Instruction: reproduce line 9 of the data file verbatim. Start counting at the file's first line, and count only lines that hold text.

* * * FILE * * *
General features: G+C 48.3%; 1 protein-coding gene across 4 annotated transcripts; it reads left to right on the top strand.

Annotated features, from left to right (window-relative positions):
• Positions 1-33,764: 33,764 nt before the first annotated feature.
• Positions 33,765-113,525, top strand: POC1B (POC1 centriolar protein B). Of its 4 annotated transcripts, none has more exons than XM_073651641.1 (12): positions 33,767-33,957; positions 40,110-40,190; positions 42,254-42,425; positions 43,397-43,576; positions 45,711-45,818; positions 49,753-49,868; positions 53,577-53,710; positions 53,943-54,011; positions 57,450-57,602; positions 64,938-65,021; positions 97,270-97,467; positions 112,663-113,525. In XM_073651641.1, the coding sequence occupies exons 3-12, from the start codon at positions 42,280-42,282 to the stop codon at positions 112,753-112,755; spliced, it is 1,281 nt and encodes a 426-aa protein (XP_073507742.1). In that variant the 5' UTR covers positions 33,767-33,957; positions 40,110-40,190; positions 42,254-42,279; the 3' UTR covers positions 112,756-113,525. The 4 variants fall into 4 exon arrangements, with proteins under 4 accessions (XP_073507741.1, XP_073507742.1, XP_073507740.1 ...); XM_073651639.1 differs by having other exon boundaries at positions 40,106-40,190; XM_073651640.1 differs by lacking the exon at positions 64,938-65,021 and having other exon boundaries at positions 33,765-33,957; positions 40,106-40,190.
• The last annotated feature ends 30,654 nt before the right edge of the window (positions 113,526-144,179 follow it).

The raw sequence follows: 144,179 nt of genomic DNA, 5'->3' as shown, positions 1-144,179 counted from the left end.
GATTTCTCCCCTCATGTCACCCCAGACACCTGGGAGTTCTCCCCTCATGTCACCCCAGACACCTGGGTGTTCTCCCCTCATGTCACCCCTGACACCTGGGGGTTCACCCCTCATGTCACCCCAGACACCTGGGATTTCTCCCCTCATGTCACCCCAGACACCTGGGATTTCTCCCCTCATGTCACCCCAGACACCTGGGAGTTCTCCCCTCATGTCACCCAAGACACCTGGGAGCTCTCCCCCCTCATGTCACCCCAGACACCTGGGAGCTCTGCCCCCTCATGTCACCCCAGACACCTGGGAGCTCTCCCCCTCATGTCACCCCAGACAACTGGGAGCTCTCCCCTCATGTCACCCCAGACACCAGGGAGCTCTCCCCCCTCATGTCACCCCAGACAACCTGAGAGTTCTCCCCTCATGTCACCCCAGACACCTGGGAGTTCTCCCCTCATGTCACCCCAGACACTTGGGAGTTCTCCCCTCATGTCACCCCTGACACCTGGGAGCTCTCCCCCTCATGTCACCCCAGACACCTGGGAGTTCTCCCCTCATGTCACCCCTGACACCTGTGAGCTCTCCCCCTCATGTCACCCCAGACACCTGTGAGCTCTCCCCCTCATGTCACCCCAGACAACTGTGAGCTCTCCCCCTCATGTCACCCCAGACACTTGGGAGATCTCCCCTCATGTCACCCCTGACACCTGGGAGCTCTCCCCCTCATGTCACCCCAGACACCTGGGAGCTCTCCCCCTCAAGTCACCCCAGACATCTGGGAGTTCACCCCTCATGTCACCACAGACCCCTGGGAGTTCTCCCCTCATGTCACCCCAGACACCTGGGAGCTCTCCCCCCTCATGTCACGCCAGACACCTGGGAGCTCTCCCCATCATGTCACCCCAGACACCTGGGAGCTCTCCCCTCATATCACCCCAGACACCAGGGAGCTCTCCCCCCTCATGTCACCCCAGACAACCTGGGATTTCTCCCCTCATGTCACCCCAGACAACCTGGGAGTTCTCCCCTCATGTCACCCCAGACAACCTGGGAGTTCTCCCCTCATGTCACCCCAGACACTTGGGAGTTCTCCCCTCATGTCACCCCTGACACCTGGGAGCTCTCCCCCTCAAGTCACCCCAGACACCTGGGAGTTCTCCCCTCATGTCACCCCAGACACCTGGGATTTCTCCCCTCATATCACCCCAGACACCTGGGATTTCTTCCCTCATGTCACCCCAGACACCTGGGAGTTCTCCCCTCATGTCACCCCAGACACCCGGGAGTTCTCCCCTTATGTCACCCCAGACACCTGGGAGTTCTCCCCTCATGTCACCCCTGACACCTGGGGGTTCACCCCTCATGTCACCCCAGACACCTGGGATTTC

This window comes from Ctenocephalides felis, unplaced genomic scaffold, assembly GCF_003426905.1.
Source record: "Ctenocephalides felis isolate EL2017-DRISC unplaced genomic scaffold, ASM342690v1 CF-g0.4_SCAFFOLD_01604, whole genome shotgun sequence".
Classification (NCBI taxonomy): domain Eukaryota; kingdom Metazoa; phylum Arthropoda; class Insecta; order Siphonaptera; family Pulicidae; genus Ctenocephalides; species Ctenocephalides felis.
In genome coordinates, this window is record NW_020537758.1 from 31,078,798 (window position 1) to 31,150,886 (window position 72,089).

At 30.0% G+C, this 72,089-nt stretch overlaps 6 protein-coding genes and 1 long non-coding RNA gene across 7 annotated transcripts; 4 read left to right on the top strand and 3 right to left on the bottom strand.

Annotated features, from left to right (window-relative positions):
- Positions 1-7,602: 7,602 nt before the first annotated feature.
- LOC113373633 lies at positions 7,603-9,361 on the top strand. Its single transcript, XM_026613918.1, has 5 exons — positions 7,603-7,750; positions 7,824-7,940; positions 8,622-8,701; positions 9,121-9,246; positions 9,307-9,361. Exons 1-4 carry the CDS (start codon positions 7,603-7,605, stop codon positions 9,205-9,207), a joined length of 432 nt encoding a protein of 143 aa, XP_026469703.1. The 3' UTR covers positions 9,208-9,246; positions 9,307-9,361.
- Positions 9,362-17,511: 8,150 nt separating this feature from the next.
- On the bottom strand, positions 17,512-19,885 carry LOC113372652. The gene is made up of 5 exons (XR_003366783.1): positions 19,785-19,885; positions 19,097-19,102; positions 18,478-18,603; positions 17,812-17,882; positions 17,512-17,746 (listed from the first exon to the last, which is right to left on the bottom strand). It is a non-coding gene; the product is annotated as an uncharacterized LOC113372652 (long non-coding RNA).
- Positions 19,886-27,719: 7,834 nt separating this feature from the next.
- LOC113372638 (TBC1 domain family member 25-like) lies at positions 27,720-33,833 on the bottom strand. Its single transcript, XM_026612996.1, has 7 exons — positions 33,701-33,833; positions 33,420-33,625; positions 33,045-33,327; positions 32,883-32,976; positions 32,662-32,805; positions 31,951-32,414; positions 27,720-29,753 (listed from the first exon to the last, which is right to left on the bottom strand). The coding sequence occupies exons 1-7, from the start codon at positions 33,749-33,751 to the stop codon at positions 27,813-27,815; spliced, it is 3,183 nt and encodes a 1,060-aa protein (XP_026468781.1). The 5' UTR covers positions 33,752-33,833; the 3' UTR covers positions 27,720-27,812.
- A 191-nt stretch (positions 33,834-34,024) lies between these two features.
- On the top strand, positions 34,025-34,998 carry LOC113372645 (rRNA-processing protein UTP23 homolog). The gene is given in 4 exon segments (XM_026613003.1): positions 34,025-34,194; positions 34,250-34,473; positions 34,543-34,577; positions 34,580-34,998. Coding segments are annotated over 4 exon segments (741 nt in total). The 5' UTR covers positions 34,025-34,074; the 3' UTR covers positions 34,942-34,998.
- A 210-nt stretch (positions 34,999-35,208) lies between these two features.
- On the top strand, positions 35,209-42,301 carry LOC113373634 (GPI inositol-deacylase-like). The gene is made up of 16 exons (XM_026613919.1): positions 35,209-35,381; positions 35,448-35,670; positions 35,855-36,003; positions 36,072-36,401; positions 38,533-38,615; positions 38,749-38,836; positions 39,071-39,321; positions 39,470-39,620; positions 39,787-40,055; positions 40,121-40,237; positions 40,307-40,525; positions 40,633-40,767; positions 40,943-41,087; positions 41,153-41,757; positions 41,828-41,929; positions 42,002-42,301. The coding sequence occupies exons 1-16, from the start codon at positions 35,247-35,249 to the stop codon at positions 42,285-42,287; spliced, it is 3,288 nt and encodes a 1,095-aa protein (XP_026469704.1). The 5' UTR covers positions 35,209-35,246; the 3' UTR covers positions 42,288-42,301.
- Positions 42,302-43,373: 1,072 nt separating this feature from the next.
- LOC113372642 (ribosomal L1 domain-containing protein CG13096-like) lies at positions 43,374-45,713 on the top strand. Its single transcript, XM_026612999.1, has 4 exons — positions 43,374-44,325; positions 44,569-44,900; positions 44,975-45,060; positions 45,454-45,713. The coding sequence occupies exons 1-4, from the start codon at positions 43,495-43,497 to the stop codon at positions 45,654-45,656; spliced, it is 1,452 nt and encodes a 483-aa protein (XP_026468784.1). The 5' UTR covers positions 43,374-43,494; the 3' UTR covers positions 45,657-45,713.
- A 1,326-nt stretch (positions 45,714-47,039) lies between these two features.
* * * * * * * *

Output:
Source record: "Ctenocephalides felis isolate EL2017-DRISC unplaced genomic scaffold, ASM342690v1 CF-g0.4_SCAFFOLD_01604, whole genome shotgun sequence".